Human beings, personally and corporately, are able to worship because of their ability to use in an intricate and sophisticated manner their other divine like qualities of knowing, creating and playing. These fundamental qualities interacting with all of creation are incorporated into liturgical worship which expresses the creative and dynamic relationship between God, humanity and the cosmos. From this relationship liturgical worship becomes the Church’s context from which to proclaim the Gospel. Within this context the Church reveals that what has been assumed by Christ the incarnate Son and Word of God is saved and transfigured.
There are two strands of worship which are tightly entwined. The first is doxology. The Church offers praise to God But the praise offered by the Church does not stand apart from conveying what is true. Praise or, to be more precise, orthodox[ology] i.e. correct praise conveys and teaches the doctrine of the Church. Scripture, salvation history, creedal statements as well as Christological, triadological and anthropological formulations are basic sources and components of liturgy which, over time, have been woven into the fabric of the Church’s worship. From the liturgy of the hours to the celebration of the Divine Liturgy they proclaim and bolster the faith of the baptized. They prepare catechumens for baptism and chrismation. They challenge the serious seeker with the transforming power of the Gospel.
Liturgical worship utilizes the creation. Through worship creation finds its proper relationship with God. Here again Saint Paul’s reference to “reasonable worship” (Rom.12:1) can be used. This rich term, logiki latreia, is more than a reference to the fact that animal sacrifice has no place in Christian worship. With regards to the celebration of the Eucharist, logiki latreia also affirms the inaugurated restoration of every one and every thing in relationship to the Logos of God.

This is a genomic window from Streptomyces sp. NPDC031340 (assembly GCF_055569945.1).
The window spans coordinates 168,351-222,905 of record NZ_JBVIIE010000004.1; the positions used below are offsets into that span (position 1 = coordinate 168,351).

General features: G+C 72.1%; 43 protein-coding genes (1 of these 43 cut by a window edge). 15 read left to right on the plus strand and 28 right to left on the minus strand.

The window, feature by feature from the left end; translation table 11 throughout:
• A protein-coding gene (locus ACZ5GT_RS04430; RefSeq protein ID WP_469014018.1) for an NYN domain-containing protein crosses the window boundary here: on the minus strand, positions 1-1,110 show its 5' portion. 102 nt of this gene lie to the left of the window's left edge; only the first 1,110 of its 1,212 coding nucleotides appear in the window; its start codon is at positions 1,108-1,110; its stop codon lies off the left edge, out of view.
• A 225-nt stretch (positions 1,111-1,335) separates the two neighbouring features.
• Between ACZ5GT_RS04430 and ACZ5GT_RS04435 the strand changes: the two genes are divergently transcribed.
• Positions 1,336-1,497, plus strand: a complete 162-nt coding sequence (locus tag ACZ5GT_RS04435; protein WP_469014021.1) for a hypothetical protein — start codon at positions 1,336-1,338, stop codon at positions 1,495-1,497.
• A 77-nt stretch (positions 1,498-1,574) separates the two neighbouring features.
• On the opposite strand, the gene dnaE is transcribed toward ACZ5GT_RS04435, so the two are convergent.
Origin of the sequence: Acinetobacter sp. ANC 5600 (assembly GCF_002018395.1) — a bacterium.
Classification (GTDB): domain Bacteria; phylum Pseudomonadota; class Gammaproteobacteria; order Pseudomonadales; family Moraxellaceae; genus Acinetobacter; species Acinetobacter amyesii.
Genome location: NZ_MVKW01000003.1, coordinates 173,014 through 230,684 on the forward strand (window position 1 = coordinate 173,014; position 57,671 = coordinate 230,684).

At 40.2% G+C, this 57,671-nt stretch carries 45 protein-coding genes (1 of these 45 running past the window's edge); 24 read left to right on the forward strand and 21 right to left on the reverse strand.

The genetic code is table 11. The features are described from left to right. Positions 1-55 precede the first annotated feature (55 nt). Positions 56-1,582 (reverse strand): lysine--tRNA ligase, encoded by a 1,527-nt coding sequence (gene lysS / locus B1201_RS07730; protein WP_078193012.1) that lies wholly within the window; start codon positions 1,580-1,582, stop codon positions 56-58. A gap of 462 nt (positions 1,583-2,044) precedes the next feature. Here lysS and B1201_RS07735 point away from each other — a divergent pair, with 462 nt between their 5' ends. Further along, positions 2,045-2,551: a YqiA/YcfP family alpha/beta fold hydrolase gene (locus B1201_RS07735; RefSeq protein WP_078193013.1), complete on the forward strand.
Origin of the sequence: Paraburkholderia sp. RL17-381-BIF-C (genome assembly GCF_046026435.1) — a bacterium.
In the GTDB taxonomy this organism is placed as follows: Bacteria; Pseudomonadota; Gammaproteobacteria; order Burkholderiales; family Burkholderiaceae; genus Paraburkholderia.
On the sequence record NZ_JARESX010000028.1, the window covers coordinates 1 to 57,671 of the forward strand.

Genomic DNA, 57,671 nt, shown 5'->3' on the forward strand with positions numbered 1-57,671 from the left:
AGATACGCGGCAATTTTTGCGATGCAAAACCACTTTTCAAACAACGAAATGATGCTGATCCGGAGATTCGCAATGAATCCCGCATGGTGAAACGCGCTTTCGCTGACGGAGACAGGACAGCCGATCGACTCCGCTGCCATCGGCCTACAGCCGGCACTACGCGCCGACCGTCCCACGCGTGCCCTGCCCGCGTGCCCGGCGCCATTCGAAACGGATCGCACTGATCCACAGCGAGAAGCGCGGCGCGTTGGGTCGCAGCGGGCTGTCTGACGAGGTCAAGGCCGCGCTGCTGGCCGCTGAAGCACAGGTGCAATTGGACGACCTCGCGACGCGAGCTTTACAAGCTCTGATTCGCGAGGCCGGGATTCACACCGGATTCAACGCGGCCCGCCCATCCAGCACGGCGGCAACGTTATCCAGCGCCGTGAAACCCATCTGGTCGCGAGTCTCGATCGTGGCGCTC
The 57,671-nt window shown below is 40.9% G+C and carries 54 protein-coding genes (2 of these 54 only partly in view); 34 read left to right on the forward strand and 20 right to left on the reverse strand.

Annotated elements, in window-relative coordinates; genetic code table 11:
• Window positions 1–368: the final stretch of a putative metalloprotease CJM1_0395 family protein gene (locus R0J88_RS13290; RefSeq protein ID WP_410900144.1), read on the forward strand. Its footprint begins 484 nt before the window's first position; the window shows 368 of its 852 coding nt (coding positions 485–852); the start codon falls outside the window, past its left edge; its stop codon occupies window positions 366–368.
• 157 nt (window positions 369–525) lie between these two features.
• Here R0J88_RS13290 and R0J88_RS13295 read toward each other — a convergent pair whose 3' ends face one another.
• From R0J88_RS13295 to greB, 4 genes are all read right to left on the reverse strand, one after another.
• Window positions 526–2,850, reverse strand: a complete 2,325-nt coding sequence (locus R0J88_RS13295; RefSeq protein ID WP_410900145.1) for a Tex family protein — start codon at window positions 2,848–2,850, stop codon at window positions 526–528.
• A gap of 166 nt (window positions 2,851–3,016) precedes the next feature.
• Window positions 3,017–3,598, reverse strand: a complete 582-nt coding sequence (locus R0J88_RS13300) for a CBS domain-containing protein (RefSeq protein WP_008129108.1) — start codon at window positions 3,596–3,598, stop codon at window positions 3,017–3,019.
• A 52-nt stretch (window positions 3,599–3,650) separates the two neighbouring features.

Liturgical worship in general and the celebration of the Eucharist in particular provides the locus in which creation – beginning with the human person – no longer finds itself divided and confused by sin and corruption. Liturgical worship reveals creation as the place and means through which God and humanity encounter and commune with each other. Within liturgical worship a concrete vision of the restored creation is presented even to those who are not yet initiated into the body of Christ. All life and therefore all facets of life – even death – receive their proper meaning and purpose. Within liturgical worship the “sources of theology” are formed by and also contribute to the ongoing development of doxology, doctrine and catechesis.
So long as liturgical worship remains subordinate to life and therefore apart from life, the Church will not be able to properly and fully proclaim the Gospel of salvation. Since the Church is by its very nature evangelical, its liturgy is inseparably joined to the missionary mandate of the Lord. This is perhaps most clearly expressed in the Russian Primary Chronicle (Laurentian Text, 11th -12th c.). From this account it appears that it was the liturgical worship of the Church, more than any other conduit of missionary activity, that ultimately led to the conversion of Saint Prince Vladimir and the baptism of Rus. It is the spirit of the account described in the Chronicle more than its historical detail or accuracy that focuses attention on the Church’s worship. It was the Church’s worship which drew the emissaries of Saint Vladimir into an experience in which they “knew not whether they were in heaven or on earth”.